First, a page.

Recipe: Methi, Chana Daal and Tofu Dry Curry
Prep Time: 15 mins
Cooking Time: 10 mins
Serves: 2-3 people
Recipe Level: Basic/Beginner/Easy
Spice Level: Low
Recipe/Post by: Madhuram

Ingredients:

Fenugreek Leaves - 5 to 6 cups loosely packed
Onion, finely chopped - 1 medium size
Chana Daal - 1/2 cup
Tofu, extra firm, grated - Approximately 175gms
Garam Masala Powder - as per taste
Red Chili Powder - 1/2 teaspoon or as per taste
Salt - as per taste

For Tempering
Oil - 1 tablespoon
Cumin Seeds - 1 teaspoon

Procedure:

  1. First remove the tofu from the pack. Put it on 2 layers of kitchen towel or paper, cover it completely and place some weight on it to remove the excess water. Press the tofu for at least 30 minutes. After that grate the tofu in a grater.
  2. Meanwhile wash the chana daal and place it in a cooker and add enough water just to cover it and leave it for one whistle. The daal should not be in mashed consistency. It should be fully cooked but should retain its shape too.
  3. Remove the methi leaves from the stem, clean it with water, drain it and keep it aside.
  4. In a large skillet add the oil. Once it is hot, add the cumin seeds and let it splutter. Fry the onions. Adding a pinch of salt while the onion is cooking quickens the process.
  5. To this add the methi leaves and sautee it until it is cooked completely. You may add a pinch of sugar to reduce the bitterness. Add little water if necessary.
  6. Once the methi is cooked, add rest of the ingredients, from cooked chana daal to salt and combine it well. Taste and adjust seasonings according to your palate. This goes well with rotis or can be a meal by itself.


Special Notes/Tips:

  • I used 2 big bunch of methi leaves. The methi we get in US/Canada is very big and not as tender as the ones we get in India. So it takes extra time to cook. If you are not sure, just pop it in the microwave oven for 3-5 minutes and it should be good to go.
  • For the tofu, I got a pack which was 350gms and used half of it for this recipe. Actually there is no hard and fast rule about the quantity of tofu. You can add as much as you want.


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Do you have school going kids? Do you find it difficult to decide upon what to pack in their Lunchboxes that is not only healthy, non messy, good to taste, appetizing for your kid, easy to make, with no exotic ingredients needed to fix the dish. something that do not need to be packed carefully to avoid spills, something that tastes good even if cold (unlike maggie and noodles which turn in a hard mass after sometime).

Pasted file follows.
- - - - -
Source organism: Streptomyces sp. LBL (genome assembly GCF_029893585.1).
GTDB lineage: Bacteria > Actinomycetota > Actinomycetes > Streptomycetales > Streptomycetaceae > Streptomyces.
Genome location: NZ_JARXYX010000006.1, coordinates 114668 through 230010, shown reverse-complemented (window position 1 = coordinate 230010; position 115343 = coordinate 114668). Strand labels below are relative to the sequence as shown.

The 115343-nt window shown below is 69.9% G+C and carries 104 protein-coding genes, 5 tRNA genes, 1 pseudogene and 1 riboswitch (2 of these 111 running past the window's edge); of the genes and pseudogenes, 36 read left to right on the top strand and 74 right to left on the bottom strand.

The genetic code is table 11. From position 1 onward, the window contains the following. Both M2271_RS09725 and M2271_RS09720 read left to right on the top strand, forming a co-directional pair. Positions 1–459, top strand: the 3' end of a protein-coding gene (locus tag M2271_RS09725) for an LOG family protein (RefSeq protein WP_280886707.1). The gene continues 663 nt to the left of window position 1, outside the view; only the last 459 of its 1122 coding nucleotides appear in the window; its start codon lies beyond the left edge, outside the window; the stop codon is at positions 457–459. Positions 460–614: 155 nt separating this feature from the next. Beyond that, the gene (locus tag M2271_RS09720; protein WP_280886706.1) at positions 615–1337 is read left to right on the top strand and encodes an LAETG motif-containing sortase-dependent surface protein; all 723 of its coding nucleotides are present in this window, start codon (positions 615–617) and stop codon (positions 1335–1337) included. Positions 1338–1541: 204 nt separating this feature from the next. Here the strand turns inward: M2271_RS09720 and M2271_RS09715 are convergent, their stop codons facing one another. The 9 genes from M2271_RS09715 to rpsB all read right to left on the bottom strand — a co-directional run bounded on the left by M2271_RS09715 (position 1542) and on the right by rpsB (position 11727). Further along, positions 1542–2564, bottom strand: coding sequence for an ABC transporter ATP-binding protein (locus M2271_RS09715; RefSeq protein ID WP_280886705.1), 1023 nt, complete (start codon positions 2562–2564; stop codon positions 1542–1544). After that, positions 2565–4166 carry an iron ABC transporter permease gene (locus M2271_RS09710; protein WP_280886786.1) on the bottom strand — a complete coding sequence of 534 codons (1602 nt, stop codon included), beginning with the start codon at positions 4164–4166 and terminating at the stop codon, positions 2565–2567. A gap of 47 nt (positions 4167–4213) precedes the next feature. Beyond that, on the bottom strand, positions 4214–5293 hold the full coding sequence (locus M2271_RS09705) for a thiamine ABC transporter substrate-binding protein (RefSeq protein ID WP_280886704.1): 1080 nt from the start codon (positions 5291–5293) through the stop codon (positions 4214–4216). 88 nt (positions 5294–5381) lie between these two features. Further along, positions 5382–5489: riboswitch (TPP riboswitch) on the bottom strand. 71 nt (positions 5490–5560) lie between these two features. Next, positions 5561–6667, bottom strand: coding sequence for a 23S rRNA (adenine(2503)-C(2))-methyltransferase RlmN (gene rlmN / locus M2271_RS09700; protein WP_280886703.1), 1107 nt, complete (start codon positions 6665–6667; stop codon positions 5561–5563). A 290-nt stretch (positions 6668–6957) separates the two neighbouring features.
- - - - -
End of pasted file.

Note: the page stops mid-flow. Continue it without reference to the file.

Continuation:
I know many of you face the same dilemma every morning when you try to pack something different, something easy yet something that your kid will eat without making a face.

Bori is one such thing that I like to make for my kid for his short breaks at school. Readied in ten minutes, calling for only basic pantry ingredients like Wheat flour, oil and sugar, and absolutely loved by my kid, this one lands in my Kid's lunchbox very frequently.

And since this month we, at Beyond Curries, are following LESS IS MORE theme, with recipes that need six or less ingredients, this surely fits the bill...No??

Photobucket


Recipe: Bori (Crushed and sweetened Indian Flatbread)
Prep Time: 3-5 minutes
Cooking Time: 5 mins
Serves: 2 kids or one adult
Shelf Life: One day
Recipe Level: Basic
Spice Level: Its sweet :-)
Recipe/Post by: Alka


Ingredients:

Wheat flour 2 cups
Pinch of salt
Oil 1 1/2 tbspn
Sugar 3 tspn (or as per taste)
Water to knead the flour
Oil 1 tsp for tempering


koki

Procedure:

  1. Mix wheat flour, pinch of salt and oil and knead a tight dough using some water.
  2. Divide the dough into two balls and roll each one in a thick flat bread.